## LFDR.MLE-package function | R Documentation

Suite of R functions for the estimation of the local false discovery rate (LFDR) using Type II maximum likelihood estimation (MLE):

## Inference to the best explanation of the evidence

The *p* value and Bayesian methods have well known drawbacks when it comes to measuring the strength of the evidence supporting one hypothesis over another. To overcome those drawbacks, this paper proposes an alternative method of quantifying how much support a hypothesis has from evidence consisting of data.

D. R. Bickel, “The strength of statistical evidence for composite hypotheses: Inference to the best explanation,” *Statistica Sinica* **22**, 1147-1198 (2012). Full article | 2010 version

The special law of likelihood has many advantages over more commonly used approaches to measuring the strength of statistical evidence. However, it only can measure the support of a hypothesis that corresponds to a single distribution. The proposed general law of likelihood also can measure the extent to which the data support a hypothesis that corresponds to multiple distributions. That is accomplished by formalizing inference to the best explanation.

## How to make decisions using somewhat reliable posterior distributions

D. R. Bickel, “Departing from Bayesian inference toward minimaxity to the extent that the posterior distribution is unreliable,” Working Paper, University of Ottawa, <hal-01673783>** **https://hal.archives-ouvertes.fr/hal-01673783 (2017). 2017 preprint

## Uncertainty propagation for empirical Bayes interval estimates: A fiducial approach

D. R. Bickel, “Confidence distributions applied to propagating uncertainty to inference based on estimating the local false discovery rate: A fiducial continuum from confidence sets to empirical Bayes set estimates as the number of comparisons increases,” *Communications in Statistics – Theory and Methods* **46**, 10788-10799 (2017). Published article | Free access (limited time) | 2014 preprint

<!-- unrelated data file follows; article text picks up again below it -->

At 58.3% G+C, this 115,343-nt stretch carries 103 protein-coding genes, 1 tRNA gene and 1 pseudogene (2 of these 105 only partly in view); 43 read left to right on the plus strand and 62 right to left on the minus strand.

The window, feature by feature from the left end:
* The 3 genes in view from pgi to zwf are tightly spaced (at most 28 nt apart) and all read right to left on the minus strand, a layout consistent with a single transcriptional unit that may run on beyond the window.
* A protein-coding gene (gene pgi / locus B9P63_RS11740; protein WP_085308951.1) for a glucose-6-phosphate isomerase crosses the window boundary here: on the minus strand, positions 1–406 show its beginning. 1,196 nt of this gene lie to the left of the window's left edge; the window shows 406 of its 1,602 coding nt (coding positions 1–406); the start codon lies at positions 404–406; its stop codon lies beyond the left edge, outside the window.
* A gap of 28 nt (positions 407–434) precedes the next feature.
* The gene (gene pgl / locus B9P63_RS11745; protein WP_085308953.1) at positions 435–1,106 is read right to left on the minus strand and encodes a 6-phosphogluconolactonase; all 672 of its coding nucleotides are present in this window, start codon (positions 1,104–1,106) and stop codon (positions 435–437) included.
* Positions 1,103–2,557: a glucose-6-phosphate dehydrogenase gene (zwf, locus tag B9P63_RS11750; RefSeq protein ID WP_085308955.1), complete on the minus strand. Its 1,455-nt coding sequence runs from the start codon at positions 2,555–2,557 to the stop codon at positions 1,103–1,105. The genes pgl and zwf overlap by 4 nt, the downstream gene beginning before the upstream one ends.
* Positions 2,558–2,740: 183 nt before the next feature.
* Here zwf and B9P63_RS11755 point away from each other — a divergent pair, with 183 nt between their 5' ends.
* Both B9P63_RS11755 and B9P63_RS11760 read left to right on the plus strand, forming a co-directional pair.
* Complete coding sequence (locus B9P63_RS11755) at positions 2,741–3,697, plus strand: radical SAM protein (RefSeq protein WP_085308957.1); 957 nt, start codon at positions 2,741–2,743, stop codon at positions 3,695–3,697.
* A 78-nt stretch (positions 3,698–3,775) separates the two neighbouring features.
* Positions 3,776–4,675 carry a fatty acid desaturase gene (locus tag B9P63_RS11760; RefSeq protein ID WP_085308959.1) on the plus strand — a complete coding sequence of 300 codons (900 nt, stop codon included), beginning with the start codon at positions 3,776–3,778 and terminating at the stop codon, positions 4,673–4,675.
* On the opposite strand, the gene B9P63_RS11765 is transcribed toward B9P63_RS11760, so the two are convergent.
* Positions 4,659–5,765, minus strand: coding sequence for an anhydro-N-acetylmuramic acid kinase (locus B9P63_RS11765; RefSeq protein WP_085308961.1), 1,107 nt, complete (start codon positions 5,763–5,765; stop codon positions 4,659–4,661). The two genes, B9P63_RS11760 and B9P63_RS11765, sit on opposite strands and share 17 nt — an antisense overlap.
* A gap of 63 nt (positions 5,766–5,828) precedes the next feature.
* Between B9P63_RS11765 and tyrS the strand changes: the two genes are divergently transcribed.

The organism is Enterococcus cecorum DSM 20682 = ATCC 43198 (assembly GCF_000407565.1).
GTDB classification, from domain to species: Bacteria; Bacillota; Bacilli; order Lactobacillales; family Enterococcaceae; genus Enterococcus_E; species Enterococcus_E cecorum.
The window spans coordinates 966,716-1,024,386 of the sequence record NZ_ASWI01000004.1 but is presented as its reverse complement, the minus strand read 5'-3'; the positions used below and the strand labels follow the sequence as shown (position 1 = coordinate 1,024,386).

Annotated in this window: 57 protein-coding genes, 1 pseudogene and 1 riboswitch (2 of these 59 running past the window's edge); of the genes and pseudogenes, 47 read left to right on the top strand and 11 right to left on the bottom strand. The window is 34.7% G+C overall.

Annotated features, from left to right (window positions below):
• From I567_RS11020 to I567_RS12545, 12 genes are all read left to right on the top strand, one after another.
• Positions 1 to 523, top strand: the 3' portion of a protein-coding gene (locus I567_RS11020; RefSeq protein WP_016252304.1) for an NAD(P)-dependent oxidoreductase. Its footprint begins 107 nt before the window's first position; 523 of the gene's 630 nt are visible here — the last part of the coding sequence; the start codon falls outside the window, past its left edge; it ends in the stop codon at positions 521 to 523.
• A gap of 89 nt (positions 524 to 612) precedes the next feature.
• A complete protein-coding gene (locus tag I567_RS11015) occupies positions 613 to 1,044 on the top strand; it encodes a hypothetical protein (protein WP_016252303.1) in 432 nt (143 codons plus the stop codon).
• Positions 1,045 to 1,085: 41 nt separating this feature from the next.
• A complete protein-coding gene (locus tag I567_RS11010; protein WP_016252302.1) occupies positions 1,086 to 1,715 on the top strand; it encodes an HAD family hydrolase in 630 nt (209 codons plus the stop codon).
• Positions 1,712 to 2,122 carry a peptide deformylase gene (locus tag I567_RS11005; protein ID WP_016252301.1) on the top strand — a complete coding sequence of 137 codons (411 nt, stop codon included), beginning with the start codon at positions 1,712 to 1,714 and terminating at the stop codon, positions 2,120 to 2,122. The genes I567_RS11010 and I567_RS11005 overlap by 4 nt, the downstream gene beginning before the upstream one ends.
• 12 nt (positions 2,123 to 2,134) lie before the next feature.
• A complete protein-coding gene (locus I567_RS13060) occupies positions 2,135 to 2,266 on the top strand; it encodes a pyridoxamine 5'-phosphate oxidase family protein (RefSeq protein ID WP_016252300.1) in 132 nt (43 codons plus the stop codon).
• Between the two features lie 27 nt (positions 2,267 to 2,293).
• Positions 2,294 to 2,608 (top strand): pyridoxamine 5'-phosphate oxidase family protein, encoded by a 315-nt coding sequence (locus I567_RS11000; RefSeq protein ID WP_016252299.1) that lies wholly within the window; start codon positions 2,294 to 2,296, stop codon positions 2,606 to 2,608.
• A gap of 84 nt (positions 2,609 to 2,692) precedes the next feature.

Two problems confronting the eclectic approach to statistics result from its lack of a unifying theoretical foundation. First, there is typically no continuity between a p-value reported as a level of evidence for a hypothesis in the absence of the information needed to estimate a relevant prior on one hand and an estimated posterior probability of a hypothesis reported in the presence of such information on the other hand. Second, the empirical Bayes methods recommended do not propagate the uncertainty due to estimating the prior.

The latter problem is addressed by applying a coherent form of fiducial inference to hierarchical models, yielding empirical Bayes set estimates that reflect uncertainty in estimating the prior. Plugging in the maximum likelihood estimator, while not propagating that uncertainty, provides continuity from single comparisons to large numbers of comparisons.

## What’s the goal of statistics in scientific applications?

the goal [of statistical inference in science] is not to infer highly probable claims (in the formal sense)* but claims which have been highly probed and have passed severe probes

Source: Deborah G. Mayo’s Performance or Probativeness? E.S. Pearson’s Statistical Philosophy | Error Statistics Philosophy

## “a list of possibly predatory publishers” based on Beall’s List

This is a list of possibly predatory publishers. The kernel for this list was extracted from the archive of Beall’s List at web.archive.org. It will be updated as new information or suggested edits are submitted or found by the maintainers of this site.

Source: List of Predatory Publishers | Stop Predatory Journals (accessed 24 August 2017)